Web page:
Danny Boyle's Olympic Opening Ceremony was unexpectedly enjoyable. From the opening ring (courtesy of Bradley Wiggins) of a 27 ton bell, to the closing festivities, it conveyed a multilayered and multivalent sense of many aspects of what Britain is and isn't (a point deftly made by the New Yorker late last night). As Boyle himself put it, "The Ceremony is an attempt to capture a picture of ourselves as a nation, where we have come from and where we want to be."
Most Recent Articles
July 28, 2012
July 20, 2012
Beijing-based reflections on international collaboration, Yale-NUS College, and internet censorship in China.
July 17, 2012
In an early 21st century era of austerity, is it is time to end the dominance of "methodological nationalism" and take advantage of the "opportunity to create a truly global social science"?
June 28, 2012
How dependent on foreign (non-EU) student fees is the UK (2010-2011)? Very much so, though at variable levels.
June 26, 2012
The question I'd like to pose is this: what is the most appropriate composition of university governing boards, not just for deliberating about moving forward, but also making potentially high risk decisions regarding policy setting, goal making, overall budgeting, and the hiring and firing of senior leaders?
June 15, 2012
Is the legacy approach to governance -- one reflecting a different historical era and a distinctly higher level of commitment to public higher education -- appropriate, defensible, and effective?
May 22, 2012
On 19 May 2012, Dr. U Myint issued an open letter (reprinted below, and available here in PDF format) to inspire action regarding the restoration of the University of Yangon "to its Former Glory." This letter is noteworthy given the rapid pace of reform underway in Myanmar, and the critically important role of higher education institutions in shaping the development process at multiple levels (from the urban, to the national, to the regional).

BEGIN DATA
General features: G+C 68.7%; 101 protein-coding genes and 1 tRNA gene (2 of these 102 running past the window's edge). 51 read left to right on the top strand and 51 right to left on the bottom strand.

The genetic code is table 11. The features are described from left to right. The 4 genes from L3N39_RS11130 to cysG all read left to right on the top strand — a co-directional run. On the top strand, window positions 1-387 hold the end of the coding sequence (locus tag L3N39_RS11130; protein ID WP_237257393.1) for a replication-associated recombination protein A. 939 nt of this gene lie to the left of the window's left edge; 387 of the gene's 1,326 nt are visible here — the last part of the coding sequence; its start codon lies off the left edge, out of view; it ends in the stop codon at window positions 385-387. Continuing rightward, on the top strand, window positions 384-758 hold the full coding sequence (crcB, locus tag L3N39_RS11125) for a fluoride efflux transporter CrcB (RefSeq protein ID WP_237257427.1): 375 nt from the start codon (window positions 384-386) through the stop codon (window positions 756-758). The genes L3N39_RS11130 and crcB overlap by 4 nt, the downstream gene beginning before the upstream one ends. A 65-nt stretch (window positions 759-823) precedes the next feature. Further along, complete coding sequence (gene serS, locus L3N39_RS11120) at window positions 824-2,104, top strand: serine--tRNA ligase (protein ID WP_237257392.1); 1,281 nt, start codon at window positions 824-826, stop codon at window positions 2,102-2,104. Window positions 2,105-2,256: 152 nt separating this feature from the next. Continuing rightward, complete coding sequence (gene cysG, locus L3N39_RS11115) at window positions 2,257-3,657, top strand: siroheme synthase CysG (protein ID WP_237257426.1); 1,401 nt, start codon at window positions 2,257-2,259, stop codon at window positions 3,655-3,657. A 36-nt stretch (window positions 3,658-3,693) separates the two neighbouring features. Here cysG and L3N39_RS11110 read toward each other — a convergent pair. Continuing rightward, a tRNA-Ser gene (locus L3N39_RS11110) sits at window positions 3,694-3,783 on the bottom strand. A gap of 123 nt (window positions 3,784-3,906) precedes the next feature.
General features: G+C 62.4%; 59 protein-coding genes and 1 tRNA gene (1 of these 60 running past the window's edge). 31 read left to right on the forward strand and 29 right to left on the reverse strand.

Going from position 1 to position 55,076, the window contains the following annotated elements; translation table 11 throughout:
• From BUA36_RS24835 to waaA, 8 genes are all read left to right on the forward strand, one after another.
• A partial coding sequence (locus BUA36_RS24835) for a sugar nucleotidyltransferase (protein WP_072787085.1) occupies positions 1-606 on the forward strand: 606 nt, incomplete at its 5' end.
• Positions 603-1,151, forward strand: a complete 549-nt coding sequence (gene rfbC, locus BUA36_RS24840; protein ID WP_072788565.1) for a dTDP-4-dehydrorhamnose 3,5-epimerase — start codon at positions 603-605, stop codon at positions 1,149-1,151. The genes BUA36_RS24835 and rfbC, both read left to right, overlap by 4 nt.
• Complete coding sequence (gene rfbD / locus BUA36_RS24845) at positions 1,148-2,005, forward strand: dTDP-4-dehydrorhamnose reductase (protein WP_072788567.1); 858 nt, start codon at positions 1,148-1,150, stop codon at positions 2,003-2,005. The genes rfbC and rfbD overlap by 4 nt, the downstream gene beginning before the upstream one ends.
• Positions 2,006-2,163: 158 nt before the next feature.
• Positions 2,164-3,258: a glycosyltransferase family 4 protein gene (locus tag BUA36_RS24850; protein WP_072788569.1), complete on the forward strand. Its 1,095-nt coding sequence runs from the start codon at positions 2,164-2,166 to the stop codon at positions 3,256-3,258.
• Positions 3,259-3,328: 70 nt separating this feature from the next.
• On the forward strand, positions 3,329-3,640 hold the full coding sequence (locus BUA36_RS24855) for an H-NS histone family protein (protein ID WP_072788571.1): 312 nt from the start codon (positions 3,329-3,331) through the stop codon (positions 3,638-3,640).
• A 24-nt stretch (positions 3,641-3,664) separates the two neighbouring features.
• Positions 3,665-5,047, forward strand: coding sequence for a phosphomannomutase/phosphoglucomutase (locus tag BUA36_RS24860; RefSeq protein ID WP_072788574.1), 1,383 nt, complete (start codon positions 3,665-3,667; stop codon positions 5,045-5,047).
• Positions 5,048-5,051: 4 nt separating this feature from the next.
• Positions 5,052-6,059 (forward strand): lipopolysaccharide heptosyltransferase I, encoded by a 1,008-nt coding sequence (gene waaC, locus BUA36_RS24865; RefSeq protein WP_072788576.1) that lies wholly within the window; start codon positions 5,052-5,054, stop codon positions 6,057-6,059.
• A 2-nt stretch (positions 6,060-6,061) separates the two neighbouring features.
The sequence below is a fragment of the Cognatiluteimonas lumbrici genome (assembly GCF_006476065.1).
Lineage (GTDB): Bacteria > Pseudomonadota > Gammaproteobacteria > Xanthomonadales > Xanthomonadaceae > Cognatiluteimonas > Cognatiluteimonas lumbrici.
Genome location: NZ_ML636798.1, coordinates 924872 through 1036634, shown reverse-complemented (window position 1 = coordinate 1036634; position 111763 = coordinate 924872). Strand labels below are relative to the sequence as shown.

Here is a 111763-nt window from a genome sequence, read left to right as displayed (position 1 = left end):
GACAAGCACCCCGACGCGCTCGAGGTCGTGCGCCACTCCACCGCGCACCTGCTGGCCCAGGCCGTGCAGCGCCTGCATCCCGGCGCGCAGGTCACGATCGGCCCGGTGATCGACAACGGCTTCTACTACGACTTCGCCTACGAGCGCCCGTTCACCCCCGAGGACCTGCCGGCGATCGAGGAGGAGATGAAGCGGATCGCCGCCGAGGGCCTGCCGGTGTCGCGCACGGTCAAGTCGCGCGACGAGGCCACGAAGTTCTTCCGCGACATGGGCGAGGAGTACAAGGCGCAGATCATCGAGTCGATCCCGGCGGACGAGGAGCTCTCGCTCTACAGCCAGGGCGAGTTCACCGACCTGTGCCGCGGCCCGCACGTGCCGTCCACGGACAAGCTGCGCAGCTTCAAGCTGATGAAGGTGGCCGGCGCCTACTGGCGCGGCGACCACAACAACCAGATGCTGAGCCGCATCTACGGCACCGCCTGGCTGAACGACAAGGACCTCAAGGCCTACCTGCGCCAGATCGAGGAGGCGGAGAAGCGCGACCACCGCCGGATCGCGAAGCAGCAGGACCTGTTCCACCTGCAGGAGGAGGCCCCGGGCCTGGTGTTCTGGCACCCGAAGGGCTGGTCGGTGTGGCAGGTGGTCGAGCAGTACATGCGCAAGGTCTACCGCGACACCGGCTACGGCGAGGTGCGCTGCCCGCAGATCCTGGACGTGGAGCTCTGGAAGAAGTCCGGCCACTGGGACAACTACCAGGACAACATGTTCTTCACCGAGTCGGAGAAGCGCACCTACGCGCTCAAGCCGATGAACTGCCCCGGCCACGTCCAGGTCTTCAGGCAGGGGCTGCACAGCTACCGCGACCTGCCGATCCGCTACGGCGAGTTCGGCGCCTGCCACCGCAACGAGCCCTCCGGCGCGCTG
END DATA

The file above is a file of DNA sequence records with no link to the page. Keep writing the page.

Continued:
May 17, 2012
This is an interesting time for international consortia of universities. The consortia structure brings with it strengths and weaknesses. For example, it is large enough to enable the drawing in of complementary resources, people, skill sets, networks, etc. The scale of these consortia and the emphasis on peer-based membership structures also facilitates collaborative action on a number of levels. However, international consortia are also too large, in some ways, to facilitate rapid responses to opportunities.
May 14, 2012
Some new reading on the complex, surprisingly little understood, and much debated topic of 'internationalization' was published today by NAFSA. To access a PDF of this free 26 pp. report, written by Madeleine F. Green, click on the cover page image below.
May 9, 2012
As I shuffled through the morning paper today, supping a much needed cup of coffee, I came across a story about the innovative architect Thom Mayne (of Morphosis) being selected to design the first building of Cornell University’s Applied Sciences NYC campus. This unique development initiative, outlined in detail here ('Unsettling the university-territory relationship via Applied Sciences NYC'), is rolling forward with considerable speed.